PENSACOLA, Fla. -- The two naval aviators were on hand Tuesday at the National Naval Aviation Museum (NNAM) at Naval Air Station (NAS) Pensacola to examine a section of their historic ship that was recently added to the museum’s collection. The USS Forrestal (CVA 59) suffered a devastating fire and resulting explosions resulting from a rocket accident on 29 July 1967 which killed 134 Sailors and injured 161.
“Since the decision to scrap Forrestal (CV 59), the museum has sought to obtain this stern plate,” said Robert Macon, the museum’s acting director . “Every single aircraft that landed on the ship passed over it and to have a section of the ship that was the foundation for the modern supercarriers of today on display will be of great interest to our visitors.”
Workers at All Star Metals in Brownsville, Texas, where the ship arrived for scrapping in February 2014, cut away the stern plate, which has been part of the ship since her commissioning in 1955. It arrived in Pensacola just days before the 48th anniversary.
Retired naval aviators Rear Adm. Peter Booth and Capt. C. Flack Logan were fighter pilots serving on board the aircraft carrier that day which was operating off the coast of Vietnam when catastrophe struck. A Zuni rocket loaded on one aircraft impacted an external fuel tank of another airplane, starting a fire on the flight deck that caused bombs on fully-loaded aircraft spotted for launch to detonate.
Observing what was happening around him from the cockpit of his F-4 Phantom II, positioned along the starboard edge of the flight deck aft of the ship’s island, Logan climbed out and jumped onto the flight deck. Running forward, he was caught in the explosion of a 1,000 lb. bomb, the force throwing him against the island. From his squadron’s ready room below decks, Booth made his way to the catwalk and beheld the inferno.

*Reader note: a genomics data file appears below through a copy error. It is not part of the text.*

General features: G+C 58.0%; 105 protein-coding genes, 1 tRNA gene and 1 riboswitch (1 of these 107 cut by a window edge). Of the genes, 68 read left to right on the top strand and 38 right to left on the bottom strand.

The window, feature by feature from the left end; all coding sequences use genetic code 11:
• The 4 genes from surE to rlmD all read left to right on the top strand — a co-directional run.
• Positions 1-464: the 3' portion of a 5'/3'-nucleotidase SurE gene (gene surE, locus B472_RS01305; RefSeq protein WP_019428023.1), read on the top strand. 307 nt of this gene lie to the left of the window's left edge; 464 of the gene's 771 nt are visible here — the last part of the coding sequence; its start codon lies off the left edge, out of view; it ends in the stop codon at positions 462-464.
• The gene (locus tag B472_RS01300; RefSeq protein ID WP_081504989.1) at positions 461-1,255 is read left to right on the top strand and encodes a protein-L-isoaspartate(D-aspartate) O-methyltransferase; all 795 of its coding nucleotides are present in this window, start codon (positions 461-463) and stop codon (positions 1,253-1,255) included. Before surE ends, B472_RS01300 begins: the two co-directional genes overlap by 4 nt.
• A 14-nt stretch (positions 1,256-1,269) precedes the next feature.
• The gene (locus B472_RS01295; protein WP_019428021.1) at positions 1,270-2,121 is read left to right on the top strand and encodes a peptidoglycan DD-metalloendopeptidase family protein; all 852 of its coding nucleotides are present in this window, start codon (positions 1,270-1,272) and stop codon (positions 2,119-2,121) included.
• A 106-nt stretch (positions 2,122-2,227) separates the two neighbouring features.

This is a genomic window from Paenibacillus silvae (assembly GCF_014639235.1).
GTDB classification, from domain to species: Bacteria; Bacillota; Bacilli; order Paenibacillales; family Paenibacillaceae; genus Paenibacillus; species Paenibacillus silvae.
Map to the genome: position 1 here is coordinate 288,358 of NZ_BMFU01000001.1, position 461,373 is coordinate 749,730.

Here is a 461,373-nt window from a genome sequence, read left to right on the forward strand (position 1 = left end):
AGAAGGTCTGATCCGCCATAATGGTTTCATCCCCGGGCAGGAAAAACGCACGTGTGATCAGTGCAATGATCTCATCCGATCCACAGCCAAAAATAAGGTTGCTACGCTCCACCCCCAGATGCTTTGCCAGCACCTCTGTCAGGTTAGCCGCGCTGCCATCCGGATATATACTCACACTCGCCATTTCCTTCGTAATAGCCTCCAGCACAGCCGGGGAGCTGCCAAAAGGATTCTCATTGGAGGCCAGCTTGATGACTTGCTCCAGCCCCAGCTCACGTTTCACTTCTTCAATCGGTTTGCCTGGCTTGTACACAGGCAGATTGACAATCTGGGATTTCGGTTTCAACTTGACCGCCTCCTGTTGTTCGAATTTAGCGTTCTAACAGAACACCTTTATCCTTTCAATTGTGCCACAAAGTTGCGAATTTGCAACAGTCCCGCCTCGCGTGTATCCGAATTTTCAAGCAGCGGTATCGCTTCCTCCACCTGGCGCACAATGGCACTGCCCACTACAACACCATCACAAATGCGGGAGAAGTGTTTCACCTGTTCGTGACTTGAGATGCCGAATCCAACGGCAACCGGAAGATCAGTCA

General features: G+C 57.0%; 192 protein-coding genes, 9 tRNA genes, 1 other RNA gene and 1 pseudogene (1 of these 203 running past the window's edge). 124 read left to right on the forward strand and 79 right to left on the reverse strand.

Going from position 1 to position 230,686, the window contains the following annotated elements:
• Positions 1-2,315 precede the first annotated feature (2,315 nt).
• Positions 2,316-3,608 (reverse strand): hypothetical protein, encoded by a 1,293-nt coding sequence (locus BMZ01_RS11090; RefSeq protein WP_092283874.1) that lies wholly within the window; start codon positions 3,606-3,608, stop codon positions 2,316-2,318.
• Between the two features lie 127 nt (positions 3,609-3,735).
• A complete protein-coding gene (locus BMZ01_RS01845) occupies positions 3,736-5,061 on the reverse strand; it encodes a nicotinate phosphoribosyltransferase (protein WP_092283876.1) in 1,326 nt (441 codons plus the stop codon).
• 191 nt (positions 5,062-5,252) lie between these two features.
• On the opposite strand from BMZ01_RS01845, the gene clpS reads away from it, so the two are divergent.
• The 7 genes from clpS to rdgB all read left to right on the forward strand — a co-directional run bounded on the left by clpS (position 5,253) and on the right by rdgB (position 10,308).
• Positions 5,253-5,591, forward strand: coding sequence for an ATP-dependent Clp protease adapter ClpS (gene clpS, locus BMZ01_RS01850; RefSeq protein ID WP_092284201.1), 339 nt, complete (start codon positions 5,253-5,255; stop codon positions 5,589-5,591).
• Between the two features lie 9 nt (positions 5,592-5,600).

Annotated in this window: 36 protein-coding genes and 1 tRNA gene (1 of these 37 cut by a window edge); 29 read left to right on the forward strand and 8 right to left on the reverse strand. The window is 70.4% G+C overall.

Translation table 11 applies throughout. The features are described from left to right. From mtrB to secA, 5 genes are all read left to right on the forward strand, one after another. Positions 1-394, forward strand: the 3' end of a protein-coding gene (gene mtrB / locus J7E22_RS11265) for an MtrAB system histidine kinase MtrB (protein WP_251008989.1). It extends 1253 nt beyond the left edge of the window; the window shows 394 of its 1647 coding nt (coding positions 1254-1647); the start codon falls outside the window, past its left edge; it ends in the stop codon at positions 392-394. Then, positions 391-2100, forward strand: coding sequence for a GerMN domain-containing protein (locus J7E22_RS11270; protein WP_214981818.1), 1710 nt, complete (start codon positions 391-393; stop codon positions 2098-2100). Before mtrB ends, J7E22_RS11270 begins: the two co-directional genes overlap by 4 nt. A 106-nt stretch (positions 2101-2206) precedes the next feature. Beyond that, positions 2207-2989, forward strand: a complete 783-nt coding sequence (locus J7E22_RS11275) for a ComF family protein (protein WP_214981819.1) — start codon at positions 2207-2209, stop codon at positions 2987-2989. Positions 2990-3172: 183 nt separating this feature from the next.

“My heart was beating and tears welled up for this could not be happening to us,” he later wrote.
“During that first few minutes, many proud and dedicated sailors died with more to follow in the hours to come.” In addition to the significant crew casualties, the fire destroyed 21 airplanes and the ship’s survivability was in doubt during the mass casualty.
In addition to Booth, who later in his career commanded the carrier, and Logan, the survivors included among others future Senator John S. McCain III, and future (and now retired) Commander Pacific Fleet Admiral Ron Zlatoper .
For more information about the tragedy – and how the Navy learned from it – see http://usnhistory.navylive.dodlive.mil/?p=32369 . The page includes video from the accident itself.
“The heroic actions of the crew that fateful day embodied the honor, courage, and commitment that are a hallmark of Navy personnel,” commented museum historian Hill Goodspeed. “The fact that the lessons of the Forrestal fire are still used in Navy training translates into the fact that most every sailor is familiar with this ship.”
After undergoing preservation by museum staff, the stern plate, which stretches 18 ft. in length and weighs upwards of 2,500 lb., will be placed on public display, where it will join that of the carrier USS Oriskany CV 34). The stern plate of that ship was removed before her 2006 sinking as an artificial reef off Pensacola.
The Navy’s maiden supercarrier and the first aircraft carrier named for a naval aviator—James V. Forrestal received his wings in World War I and later served as the first Secretary of Defense—Forrestal served for 38 years, most of her deployments in the Atlantic Ocean and Mediterranean Sea, the exception coming in the summer of 1967, when she steamed to the Western Pacific and suffered the deadly fire off Vietnam.
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